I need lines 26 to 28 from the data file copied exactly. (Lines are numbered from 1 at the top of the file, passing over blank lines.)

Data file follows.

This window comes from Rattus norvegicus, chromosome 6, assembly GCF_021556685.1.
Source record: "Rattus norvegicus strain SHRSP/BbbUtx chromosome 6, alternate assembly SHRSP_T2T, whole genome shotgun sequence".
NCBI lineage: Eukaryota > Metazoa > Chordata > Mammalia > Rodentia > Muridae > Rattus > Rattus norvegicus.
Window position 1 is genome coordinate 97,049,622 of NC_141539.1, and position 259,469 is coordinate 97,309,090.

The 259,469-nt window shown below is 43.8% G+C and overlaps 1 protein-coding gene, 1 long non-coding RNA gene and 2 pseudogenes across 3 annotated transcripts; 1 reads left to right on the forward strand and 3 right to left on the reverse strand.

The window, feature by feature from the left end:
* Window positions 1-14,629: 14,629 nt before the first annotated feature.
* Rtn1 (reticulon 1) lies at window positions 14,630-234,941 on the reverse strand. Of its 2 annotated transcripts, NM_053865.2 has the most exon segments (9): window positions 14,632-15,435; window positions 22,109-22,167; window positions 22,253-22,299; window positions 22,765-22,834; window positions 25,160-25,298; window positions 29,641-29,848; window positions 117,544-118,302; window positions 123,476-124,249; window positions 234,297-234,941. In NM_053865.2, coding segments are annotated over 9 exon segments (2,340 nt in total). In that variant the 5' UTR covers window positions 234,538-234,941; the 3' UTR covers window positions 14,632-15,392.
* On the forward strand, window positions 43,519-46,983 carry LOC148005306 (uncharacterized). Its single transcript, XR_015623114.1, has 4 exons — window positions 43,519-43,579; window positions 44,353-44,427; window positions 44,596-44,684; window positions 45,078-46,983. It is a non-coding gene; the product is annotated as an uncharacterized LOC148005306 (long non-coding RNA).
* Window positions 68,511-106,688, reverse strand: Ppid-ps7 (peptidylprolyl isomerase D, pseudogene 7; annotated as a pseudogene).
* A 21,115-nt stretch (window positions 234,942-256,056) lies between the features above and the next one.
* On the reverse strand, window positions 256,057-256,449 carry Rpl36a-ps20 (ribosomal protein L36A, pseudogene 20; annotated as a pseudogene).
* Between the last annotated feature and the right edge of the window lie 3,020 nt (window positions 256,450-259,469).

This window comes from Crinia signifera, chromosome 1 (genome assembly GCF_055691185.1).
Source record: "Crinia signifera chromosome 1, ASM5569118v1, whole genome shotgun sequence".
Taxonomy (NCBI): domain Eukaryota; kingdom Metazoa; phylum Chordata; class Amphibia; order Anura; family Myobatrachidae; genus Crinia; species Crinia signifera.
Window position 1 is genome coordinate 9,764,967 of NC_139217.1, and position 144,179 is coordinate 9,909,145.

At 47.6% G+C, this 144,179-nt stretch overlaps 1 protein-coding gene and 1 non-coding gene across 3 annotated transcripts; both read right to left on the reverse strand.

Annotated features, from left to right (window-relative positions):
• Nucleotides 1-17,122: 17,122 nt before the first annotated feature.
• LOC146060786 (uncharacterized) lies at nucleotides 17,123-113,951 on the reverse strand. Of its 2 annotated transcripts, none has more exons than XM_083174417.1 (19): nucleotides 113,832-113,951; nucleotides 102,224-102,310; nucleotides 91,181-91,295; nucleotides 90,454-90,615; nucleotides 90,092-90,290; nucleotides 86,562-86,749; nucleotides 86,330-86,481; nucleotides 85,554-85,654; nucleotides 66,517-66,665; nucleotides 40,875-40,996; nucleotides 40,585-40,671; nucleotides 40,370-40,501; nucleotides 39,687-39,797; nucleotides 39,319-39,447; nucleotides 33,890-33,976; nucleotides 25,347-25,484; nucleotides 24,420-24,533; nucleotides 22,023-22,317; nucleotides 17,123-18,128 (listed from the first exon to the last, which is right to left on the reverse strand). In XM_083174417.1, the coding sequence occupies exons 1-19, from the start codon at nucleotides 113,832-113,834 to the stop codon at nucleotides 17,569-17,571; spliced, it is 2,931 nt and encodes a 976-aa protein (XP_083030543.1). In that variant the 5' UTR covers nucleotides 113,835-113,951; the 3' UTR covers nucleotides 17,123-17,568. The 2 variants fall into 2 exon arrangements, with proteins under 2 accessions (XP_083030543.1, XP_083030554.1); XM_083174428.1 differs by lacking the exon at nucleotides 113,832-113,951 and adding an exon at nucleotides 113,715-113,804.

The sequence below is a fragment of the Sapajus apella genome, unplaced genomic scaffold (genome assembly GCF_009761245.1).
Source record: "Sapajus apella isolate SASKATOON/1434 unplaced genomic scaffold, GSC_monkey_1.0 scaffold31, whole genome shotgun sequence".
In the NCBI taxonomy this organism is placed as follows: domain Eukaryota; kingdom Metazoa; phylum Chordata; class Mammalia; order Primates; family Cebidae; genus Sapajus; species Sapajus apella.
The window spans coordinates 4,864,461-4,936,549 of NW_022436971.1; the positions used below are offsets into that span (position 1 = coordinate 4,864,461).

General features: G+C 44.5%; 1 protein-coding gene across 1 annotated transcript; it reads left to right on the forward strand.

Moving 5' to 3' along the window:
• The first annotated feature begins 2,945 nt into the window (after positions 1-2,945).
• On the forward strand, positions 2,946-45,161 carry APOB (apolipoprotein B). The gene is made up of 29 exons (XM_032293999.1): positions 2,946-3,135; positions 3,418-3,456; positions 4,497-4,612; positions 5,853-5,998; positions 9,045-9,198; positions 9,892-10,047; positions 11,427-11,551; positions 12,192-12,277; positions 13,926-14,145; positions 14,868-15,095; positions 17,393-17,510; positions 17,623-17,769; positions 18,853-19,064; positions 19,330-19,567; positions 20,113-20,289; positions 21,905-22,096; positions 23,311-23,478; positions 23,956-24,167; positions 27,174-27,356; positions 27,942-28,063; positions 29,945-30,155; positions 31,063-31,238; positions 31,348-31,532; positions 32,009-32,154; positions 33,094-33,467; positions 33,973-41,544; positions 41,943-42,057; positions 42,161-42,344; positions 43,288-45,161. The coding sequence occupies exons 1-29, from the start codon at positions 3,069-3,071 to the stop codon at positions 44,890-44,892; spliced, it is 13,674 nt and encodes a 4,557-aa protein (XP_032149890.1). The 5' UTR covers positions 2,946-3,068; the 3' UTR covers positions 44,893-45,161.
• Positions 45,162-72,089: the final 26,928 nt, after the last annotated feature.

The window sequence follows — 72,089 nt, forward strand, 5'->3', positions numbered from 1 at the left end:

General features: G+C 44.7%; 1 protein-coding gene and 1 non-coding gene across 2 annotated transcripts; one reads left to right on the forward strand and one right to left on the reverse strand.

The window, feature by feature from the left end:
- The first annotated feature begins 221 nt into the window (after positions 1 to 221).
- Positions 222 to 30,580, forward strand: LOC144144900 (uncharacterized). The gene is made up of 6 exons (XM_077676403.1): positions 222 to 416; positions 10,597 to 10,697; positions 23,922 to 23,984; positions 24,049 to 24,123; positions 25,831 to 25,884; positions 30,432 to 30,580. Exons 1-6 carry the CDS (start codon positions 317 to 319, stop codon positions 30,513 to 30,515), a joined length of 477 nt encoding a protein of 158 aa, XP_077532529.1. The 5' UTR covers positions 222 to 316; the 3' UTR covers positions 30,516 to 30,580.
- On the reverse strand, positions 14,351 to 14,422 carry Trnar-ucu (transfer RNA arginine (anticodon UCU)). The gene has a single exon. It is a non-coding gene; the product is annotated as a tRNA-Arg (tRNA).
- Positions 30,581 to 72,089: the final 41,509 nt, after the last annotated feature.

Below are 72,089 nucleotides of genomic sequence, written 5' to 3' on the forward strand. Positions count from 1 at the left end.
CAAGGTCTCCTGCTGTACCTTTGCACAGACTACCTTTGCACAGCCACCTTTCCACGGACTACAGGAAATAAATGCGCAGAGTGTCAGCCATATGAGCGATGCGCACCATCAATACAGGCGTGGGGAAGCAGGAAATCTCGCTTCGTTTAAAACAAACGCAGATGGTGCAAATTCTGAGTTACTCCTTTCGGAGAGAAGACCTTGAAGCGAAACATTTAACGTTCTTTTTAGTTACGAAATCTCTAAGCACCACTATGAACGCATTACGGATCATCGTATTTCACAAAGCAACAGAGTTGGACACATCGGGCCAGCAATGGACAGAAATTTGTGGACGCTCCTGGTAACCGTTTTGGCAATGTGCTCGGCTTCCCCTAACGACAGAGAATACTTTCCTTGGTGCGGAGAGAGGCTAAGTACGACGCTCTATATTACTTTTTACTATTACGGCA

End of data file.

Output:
General features: G+C 44.5%; 1 protein-coding gene across 1 annotated transcript; it reads left to right on the forward strand.

Moving 5' to 3' along the window:
• The first annotated feature begins 2,945 nt into the window (after positions 1-2,945).